All of those things are less tolerated, more ignored by most Japanese people. Actually my Japanese friends are the ones who fight that stuff the most and get frustrated with the ignorance of some of their countrymen. You can ignore them too, free speech means putting up with ignorant people.
The Cost of Living in Japan
More specifically the cost of moving house. As a general rule, expect to pay 4 times the cost of your monthly rent to move house in Japan.
If you have to move for work as many times as I have you learn a few things about how to get a good deal. Even then you might run into another issue, landlords not wanting to rent to foreigners. In other countries it is illegal to deny a rental property to someone based on their race. In Japan it is perfectly normal, even common, to deny rent to a foreigner based on nothing more than the colour of their skin, even foreigners who speak perfect Japanese!
How to deal with it:
There are some tricks to getting around this and getting a better deal on your rental agreements in Japan, but as a general rule, renting in Japan takes a lot of money. You can shop around for better prices but most landlords don’t want to miss out on their free money, so they all do the same thing.
You can also go for UR apartments, which do not require 礼金 (key money) and generally cost much less to move into. I lived in a UR place for a year and got my entire deposit back when I left the place, and it was totally above board, good service and assistance and at a reasonable price. UR stands for アーバンラフレ or Urban Reform and generally they are very large apartment buildings owned by the government. They are usually a bit further from the station and a little older, but much cheaper to move into and they will never deny you an apartment based on your race. There are better deals out there if you have at least a passable amount of Japanese or have a Japanese friend to negotiate on your behalf, but UR can be very cheap and liveable if you want to save time.
You would think that this would be a positive. After all, who doesn’t like being around polite people? Unfortunately the kind of politeness here is very different, and it might drive some people crazy.
This is because of Japanese 建前 (Tatemae), a kind of social mask or facade where people hide their true feelings 本音 (Honne) in order to maintain peace and harmony. It sounds nice, but it gives rise to a situation where you can never be sure if a Japanese person means what they say, or says what they mean.
The fifth time that day when someone tells you that your Japanese is great when all you have said was こんにちは.
When you meet someone at a group gathering and they talk to you, give you their contact details and say “let’s hang out really soon” only to never contact you or reply to messages again.
You invite someone to an event and they actually say yes, but then on the day tell you that some emergency came up, a definite statistical anomaly.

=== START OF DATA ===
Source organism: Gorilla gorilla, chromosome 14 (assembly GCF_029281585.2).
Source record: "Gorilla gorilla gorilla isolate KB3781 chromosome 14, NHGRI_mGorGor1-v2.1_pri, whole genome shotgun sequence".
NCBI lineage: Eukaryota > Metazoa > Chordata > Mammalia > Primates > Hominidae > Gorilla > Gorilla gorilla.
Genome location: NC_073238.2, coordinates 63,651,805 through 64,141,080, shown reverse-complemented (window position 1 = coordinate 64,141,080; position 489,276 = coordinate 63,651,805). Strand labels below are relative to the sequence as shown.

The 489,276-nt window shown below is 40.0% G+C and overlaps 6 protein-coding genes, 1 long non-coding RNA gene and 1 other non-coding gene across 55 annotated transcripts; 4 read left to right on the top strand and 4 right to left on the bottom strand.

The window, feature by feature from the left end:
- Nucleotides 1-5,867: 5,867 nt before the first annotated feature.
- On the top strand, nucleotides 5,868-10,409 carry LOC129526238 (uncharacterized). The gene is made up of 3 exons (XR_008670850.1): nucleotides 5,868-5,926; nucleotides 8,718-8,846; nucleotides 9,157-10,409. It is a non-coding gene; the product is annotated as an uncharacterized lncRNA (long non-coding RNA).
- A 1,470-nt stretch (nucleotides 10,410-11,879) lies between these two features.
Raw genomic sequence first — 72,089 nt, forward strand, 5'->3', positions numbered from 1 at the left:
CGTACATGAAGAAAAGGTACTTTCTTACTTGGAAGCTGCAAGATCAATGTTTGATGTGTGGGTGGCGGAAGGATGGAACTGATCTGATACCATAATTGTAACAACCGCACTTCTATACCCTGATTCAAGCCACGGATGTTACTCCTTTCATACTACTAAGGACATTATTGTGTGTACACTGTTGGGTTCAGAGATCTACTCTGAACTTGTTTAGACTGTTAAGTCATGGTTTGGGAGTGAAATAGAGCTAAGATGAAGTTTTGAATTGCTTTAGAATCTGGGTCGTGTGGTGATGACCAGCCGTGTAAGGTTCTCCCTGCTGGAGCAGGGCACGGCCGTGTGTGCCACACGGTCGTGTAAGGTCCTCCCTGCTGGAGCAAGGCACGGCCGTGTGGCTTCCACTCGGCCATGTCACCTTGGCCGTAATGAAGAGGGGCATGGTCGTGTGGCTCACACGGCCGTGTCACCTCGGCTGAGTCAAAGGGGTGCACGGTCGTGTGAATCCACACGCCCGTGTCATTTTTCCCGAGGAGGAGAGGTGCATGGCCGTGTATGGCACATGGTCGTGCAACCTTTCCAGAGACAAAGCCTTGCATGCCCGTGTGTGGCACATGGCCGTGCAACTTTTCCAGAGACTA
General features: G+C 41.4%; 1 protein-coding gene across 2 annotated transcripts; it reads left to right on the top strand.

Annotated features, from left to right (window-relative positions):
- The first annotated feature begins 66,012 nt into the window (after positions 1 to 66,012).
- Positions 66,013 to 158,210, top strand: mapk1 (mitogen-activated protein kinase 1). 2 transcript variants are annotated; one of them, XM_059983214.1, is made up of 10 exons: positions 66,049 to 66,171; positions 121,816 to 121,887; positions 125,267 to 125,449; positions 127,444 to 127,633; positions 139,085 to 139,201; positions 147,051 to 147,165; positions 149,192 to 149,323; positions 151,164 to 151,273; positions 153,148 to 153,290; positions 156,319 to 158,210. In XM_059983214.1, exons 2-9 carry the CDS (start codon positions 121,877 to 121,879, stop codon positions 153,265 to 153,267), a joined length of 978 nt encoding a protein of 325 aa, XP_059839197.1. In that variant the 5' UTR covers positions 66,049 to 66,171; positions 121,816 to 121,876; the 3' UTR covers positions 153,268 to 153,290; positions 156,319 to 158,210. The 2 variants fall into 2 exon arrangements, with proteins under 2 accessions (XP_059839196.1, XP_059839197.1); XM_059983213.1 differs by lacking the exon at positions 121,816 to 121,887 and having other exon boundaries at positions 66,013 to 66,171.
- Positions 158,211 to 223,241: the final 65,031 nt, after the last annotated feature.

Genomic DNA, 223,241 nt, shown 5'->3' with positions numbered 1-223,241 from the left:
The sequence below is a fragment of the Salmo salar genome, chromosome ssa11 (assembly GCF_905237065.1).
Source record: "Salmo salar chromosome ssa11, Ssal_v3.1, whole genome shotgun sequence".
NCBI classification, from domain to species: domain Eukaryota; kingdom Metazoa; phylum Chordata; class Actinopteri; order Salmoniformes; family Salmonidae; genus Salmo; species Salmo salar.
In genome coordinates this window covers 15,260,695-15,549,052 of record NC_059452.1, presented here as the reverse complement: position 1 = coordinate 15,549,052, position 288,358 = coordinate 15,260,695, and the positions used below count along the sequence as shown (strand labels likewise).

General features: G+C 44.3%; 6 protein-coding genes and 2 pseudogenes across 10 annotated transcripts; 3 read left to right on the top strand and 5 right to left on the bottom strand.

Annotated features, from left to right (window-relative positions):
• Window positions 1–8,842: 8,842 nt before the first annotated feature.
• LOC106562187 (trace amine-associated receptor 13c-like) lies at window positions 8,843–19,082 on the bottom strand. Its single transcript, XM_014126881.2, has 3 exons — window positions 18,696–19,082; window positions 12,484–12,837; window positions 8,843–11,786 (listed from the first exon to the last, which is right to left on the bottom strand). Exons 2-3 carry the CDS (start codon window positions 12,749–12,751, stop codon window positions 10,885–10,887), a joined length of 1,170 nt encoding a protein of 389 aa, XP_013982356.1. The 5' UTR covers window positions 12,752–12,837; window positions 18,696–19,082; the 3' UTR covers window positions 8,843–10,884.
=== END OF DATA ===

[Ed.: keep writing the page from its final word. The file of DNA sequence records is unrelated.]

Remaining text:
How to deal with it:
Remember that you are the different one, and that there are lots of ways to deal with what you might see as micro-aggressions but are actually just a different kind of politeness than you may be used to. Sometimes it is hard not to get frustrated, and I have my days where I get angry about how someone has spoken to me, but the rules here are different and by reacting this way to them I am just showing myself up, and people from my country as well. Being an ambassador of your home nation is a responsibility and so being culturally aware and tempering your reactions can go a long way to making people here feel more comfortable with foreigners.
One of my favourite words in Japanese that we do not have in English is おせっかい, which roughly translates as:
“When someone meddles in your life trying to help you, but actually does you harm or makes life harder for you. Unfortunately you still have to thank them because they had good intentions.”
This is a perfect example of Japanese Tatemae, the public face. You talk to others with politeness and respect. It’s tough but actually you learn a lot about yourself and others when you talk to people kindly. After reading “Non-violent Communication” by Marshal Rosenburg I really came to understand that a lot of my behaviours in Japan were aggressive and unhelpful for getting the results I wanted. I changed my communication style and since then I have had much more success in Japan by communicating kindly and thinking about how other people receive what I say.
And that’s it… for now. Some people might struggle to deal with all of these things that seem like really big problems, but it is all about your attitude. If you go to a place expecting it to be a disaster then it will be! Go figure…
But if you go in with a positive attitude and try to be understanding then you will find that you have a much better time. You can look past all of the bad stuff and just enjoy the great stuff and Japan has a lot of positive to outweigh the little negatives!